Research In Motion (Nasdaq: RIMM ) reports its latest quarterly results a week from today, and bulls should be nervous.
There's little hope of the smartphone pioneer orchestrating a turnaround in the near term. Analysts see the BlackBerry maker posting a beefy deficit of $0.47 a share on a brutal 40% plunge in revenue.
Don't assume that Wall Street's simply being overly pessimistic. If anything, analysts have been too generous in the past. RIM has come up short in three of the past four quarters, including posting a much larger loss than what the pros were targeting three months ago.
Earlier this year there was buzz building around RIM as a buyout candidate, but now it seems as if nobody wants to try to catch a falling knife. They see how badly things worked out for the buyer of Palm, and nobody wants to repeat the mistake of buying an operating system on the way out.
Just three months ago, analysts were banking on a profit of $0.45 a share out of RIM this fiscal year, growing to $0.58 a share in the new fiscal year that begins next March. Reality crushed the prognosticators. Now, all 45 of the major analysts following RIM see a loss this fiscal year. The consensus estimate also calls for another deficit next year.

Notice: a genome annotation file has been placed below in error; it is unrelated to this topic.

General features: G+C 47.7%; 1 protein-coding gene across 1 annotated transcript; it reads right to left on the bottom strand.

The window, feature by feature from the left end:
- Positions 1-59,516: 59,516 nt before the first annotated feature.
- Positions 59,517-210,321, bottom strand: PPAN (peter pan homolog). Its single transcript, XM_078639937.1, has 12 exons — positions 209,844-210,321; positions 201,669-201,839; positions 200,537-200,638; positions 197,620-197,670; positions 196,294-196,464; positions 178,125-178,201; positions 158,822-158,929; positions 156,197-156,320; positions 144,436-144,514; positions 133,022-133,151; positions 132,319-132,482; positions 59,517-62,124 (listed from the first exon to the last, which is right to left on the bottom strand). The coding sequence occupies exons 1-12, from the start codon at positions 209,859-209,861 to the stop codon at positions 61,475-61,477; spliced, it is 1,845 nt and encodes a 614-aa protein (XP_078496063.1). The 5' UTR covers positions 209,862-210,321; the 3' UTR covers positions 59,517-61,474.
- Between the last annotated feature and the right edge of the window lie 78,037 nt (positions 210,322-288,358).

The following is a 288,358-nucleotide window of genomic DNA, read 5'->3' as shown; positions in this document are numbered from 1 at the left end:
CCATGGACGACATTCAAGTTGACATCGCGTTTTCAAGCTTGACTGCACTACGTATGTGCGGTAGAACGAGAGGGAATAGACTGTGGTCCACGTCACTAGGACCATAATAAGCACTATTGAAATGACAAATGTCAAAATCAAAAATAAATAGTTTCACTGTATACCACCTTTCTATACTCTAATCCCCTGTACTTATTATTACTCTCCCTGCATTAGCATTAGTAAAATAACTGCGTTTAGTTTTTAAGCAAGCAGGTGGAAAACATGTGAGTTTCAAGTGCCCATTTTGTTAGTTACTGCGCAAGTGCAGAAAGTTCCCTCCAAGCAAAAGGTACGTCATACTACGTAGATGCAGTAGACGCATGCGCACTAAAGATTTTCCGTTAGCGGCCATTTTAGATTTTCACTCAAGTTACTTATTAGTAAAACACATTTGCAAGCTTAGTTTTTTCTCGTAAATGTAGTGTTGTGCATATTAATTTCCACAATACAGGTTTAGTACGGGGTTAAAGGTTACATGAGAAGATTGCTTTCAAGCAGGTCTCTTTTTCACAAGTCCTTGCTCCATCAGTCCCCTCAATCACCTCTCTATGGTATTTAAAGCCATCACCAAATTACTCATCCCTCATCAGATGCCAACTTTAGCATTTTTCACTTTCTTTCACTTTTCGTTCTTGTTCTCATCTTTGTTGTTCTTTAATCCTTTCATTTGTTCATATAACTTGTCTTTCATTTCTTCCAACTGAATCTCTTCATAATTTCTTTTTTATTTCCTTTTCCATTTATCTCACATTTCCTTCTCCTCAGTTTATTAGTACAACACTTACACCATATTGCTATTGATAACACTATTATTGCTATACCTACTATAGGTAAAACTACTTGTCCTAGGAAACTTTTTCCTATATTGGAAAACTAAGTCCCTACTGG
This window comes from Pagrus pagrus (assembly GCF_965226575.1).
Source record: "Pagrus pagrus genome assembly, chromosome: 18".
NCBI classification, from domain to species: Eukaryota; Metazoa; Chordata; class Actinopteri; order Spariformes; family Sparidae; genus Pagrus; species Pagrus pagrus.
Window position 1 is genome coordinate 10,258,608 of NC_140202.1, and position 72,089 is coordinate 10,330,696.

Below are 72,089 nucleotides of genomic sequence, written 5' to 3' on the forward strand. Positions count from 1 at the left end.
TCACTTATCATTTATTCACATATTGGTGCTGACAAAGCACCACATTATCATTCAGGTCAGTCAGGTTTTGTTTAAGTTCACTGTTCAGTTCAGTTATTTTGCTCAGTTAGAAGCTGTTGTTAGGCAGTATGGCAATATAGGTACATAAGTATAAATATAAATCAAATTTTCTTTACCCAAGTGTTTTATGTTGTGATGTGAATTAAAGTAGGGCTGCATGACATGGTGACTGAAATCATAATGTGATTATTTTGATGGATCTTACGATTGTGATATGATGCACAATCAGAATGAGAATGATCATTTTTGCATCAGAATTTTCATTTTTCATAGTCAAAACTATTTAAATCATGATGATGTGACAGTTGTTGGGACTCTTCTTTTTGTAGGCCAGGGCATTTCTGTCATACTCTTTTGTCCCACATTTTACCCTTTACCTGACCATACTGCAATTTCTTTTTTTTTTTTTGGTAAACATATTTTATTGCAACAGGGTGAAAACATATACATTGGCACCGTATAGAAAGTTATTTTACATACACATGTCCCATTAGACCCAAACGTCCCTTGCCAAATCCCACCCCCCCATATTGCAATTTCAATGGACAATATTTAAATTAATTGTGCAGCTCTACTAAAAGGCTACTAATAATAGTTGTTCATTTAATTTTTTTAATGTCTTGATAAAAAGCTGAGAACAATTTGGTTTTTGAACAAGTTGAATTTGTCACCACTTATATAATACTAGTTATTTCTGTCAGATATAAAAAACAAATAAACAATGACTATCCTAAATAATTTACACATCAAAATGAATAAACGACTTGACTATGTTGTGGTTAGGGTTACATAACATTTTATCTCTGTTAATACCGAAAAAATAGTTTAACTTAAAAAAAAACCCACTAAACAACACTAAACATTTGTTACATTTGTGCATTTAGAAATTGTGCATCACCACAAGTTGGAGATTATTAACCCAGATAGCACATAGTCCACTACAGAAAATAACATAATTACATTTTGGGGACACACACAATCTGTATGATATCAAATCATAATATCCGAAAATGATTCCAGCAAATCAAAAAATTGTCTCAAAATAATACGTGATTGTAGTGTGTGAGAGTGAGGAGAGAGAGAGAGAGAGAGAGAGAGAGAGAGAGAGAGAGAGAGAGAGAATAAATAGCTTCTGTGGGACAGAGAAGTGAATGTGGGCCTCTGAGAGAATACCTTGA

It doesn't take a genius to figure out the problem. Apple's (Nasdaq: AAPL ) iPhone 5 is hitting the market tomorrow with plenty of hype, and it's not even the world's most popular platform. Google's (Nasdaq: GOOG ) Android operating system accounted for nearly two-thirds of all smartphones sold on the planet last quarter. In that time, RIM has seen its market share cut in half.
There's still money to be made with a shrinking slice of a growing pie, but RIM is shrinking too quickly. Apple and Google are too powerful, and now you have Microsoft (Nasdaq: MSFT ) throwing billions at Nokia (NYSE: NOK ) to see if there's room for a third relevant mobile platform.
Value investors may not see it that way. They see that RIM has been trading in the single digits since June. Isn't this the same company that at least one analyst thought Microsoft would buy out if it fell below $50?
Forget about the buyout promise from a few years ago. Set aside the forecasts of near-term profitability that died three months ago. RIM's in trouble, and the only thing left to decide is the magnitude of the ugliness that next Thursday afternoon's quarterly report will provide.
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